# How to keep the value of a variable outside a Windows batch script which uses “delayed expansion local” mode?

Context: I need to call a Windows batch script which would update my PATH by adding another path 'xxx' at the end of it, but:

• without any duplicate
(if I add 'xxx' to a PATH like 'aaa;xxx;bbb', I need an updated PATH like 'aaa;bbb;xxx')
• without any aggregation
(I can call the script repeatedly without ending up with 'aaa;bbb;xxx;xxx;xxx;...')

What I have tried:

The following function takes care of any duplicate and does the job

:cleanAddPath -- remove %~1 from PATH, add it at the end of PATH
SETLOCAL ENABLEDELAYEDEXPANSION
set PATH=!PATH:%~2=!
set PATH=!PATH:;;=;!
set PATH=%PATH%;%~2
set P=!P:;;=;!
echo %PATH%
echo -------------
ENDLOCAL
exit /b


But, it needs delayed expansion local mode, which means: at the end of the script (or here, at the end of the function cleanAddPath), whatever has been set for %PATH% is thrown away.

I could ask the users (for which I write the script) to launch their cmd with a cmd /V:ON option (activating the delayed expansion, otherwise off by default), but that is not practical.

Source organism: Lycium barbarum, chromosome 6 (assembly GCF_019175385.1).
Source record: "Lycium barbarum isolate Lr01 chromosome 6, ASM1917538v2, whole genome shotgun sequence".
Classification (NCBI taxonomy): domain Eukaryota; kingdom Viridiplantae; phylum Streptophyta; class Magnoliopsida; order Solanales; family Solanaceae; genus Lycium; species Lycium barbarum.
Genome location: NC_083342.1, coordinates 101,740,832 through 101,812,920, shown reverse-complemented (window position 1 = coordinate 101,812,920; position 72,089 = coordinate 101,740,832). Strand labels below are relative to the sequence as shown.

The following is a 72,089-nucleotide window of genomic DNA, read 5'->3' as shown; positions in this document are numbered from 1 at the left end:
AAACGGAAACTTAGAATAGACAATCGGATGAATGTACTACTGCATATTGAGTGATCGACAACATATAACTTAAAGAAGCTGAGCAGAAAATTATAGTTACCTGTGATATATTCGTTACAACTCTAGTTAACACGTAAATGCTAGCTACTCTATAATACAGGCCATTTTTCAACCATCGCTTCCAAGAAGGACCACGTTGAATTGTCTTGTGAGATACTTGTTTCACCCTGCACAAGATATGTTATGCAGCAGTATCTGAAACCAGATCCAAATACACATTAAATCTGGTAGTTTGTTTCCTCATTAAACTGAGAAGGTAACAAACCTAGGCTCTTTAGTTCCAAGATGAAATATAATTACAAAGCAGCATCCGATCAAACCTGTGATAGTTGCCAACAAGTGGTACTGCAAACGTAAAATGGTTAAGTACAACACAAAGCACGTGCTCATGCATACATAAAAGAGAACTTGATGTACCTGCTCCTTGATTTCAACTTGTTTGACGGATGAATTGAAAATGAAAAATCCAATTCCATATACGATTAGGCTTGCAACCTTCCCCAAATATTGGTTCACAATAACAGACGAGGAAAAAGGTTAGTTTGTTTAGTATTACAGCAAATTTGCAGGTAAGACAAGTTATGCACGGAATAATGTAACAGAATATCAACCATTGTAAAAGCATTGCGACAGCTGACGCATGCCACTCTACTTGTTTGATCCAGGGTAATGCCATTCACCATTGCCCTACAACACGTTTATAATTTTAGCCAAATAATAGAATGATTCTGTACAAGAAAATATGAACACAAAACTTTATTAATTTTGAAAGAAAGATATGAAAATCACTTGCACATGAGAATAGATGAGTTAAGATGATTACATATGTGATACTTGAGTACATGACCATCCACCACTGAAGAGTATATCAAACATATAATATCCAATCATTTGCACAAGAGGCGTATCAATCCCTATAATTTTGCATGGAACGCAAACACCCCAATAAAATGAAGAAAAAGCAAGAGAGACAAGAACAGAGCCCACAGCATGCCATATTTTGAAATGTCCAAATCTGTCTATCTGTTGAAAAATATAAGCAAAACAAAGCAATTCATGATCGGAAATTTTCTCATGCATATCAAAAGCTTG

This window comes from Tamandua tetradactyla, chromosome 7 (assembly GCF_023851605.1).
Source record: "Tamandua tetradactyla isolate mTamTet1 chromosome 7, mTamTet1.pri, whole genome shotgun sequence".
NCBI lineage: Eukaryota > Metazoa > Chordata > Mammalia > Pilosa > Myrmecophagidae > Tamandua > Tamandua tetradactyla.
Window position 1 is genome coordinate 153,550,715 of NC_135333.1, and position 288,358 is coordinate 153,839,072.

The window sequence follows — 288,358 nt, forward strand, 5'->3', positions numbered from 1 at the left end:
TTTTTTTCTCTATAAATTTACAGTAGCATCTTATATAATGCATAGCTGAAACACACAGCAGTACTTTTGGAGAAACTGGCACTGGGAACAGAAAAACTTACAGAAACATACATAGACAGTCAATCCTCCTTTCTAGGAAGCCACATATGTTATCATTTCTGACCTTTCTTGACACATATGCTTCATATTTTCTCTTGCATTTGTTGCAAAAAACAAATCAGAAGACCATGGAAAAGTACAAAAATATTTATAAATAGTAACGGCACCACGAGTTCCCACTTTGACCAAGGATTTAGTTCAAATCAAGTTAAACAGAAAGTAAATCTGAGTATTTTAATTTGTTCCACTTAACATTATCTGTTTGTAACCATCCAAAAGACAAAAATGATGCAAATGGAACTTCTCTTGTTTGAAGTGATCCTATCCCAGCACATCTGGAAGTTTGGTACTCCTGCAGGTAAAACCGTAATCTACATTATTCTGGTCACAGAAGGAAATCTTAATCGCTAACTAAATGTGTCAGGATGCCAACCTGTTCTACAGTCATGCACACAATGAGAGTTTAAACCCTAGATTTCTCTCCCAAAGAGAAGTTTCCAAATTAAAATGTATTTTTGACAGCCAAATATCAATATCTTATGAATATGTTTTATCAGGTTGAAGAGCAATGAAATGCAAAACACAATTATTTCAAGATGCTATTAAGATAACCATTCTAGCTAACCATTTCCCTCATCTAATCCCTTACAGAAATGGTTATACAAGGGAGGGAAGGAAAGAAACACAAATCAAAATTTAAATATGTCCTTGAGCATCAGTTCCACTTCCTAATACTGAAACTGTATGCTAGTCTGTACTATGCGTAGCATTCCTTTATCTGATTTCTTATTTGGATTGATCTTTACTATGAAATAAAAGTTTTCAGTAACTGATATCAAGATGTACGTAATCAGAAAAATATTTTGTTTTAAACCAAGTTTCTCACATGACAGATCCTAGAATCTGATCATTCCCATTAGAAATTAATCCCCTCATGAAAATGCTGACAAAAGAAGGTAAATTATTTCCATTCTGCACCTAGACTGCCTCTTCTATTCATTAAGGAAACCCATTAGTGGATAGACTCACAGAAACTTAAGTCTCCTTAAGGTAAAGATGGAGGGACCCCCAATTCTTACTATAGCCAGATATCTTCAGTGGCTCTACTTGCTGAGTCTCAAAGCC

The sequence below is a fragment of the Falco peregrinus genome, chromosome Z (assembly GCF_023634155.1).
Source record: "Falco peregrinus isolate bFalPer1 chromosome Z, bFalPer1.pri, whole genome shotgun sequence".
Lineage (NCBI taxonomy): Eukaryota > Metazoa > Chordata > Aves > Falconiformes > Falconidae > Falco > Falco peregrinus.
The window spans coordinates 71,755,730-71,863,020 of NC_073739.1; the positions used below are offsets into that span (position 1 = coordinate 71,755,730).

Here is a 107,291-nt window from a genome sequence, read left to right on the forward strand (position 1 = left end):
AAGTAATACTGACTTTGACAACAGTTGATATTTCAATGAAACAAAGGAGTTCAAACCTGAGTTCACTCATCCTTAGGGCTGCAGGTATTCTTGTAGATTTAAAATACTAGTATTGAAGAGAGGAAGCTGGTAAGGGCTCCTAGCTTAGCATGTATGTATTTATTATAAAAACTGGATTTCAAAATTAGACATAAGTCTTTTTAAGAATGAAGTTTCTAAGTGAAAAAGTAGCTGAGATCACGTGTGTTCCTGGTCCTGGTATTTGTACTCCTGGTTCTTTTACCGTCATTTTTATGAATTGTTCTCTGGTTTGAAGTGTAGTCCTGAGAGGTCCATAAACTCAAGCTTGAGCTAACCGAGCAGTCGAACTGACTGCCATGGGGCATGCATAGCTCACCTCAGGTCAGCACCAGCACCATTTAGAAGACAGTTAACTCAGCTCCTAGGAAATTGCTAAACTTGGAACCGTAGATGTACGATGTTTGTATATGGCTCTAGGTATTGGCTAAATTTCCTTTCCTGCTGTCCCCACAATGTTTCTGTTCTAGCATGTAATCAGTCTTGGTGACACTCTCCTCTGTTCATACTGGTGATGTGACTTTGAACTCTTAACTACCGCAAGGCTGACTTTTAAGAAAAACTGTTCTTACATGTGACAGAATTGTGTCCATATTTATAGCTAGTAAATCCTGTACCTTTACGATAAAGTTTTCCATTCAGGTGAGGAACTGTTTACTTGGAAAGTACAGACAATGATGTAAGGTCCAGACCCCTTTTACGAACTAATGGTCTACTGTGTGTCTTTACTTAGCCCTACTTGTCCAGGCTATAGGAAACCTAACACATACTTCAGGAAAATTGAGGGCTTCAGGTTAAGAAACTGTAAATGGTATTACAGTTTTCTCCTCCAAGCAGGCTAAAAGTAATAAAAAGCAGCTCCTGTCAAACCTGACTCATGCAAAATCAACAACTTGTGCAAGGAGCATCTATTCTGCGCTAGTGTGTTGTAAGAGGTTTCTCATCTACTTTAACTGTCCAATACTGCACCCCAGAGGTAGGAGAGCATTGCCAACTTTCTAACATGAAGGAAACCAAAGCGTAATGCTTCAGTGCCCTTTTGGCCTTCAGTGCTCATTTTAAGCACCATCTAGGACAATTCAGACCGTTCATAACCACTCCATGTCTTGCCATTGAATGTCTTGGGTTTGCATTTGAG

How can I modify the PATH variable the way I described above, and still have it updated in my current DOS session after calling said script?

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Please don't call the Windows command interpreter DOS. It really really isn't the same thing. –  Harry Johnston Aug 18 '12 at 22:45
@HarryJohnston I agree. The edit made by abatishchev seems to fix that nicely. Thank you abatishchev. –  VonC Aug 19 '12 at 7:25
@Jay the gool is to only change the environment variable in the CMD local session, not the user or system environment variables. So my script is enough in order to allow my users to change locally their path (without affecting the same PATH set by default by their environment variables) –  VonC Aug 20 '12 at 12:05
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## 2 Answers

The problem isn't as simple as you think. There are a number of issues that can break your code before it ever gets to the end where it needs to return the updated value across the ENDLOCAL barrier.

I already answered this question as an extension to an answer I provided for a similar question. See How to check if directory exists in %PATH%?. In that answer I provide a large list of issues that complicate the problem.
The code at the bottom of the linked answer shows how to reliably add a path if it does not exist in PATH already, and it also demonstrates how to reliably return the value across the ENDLOCAL barrier.

The following edits are from VonC in an attempt to actually put the answer here instead of just a link to the answer. I'll preserve the edit, but I find it difficult to follow without the context of the full linked answer.

[The answer demonstrates how to reliably return the value] using the set "%~1=%var%" ! trick (with the trailing '!')

That thread includes: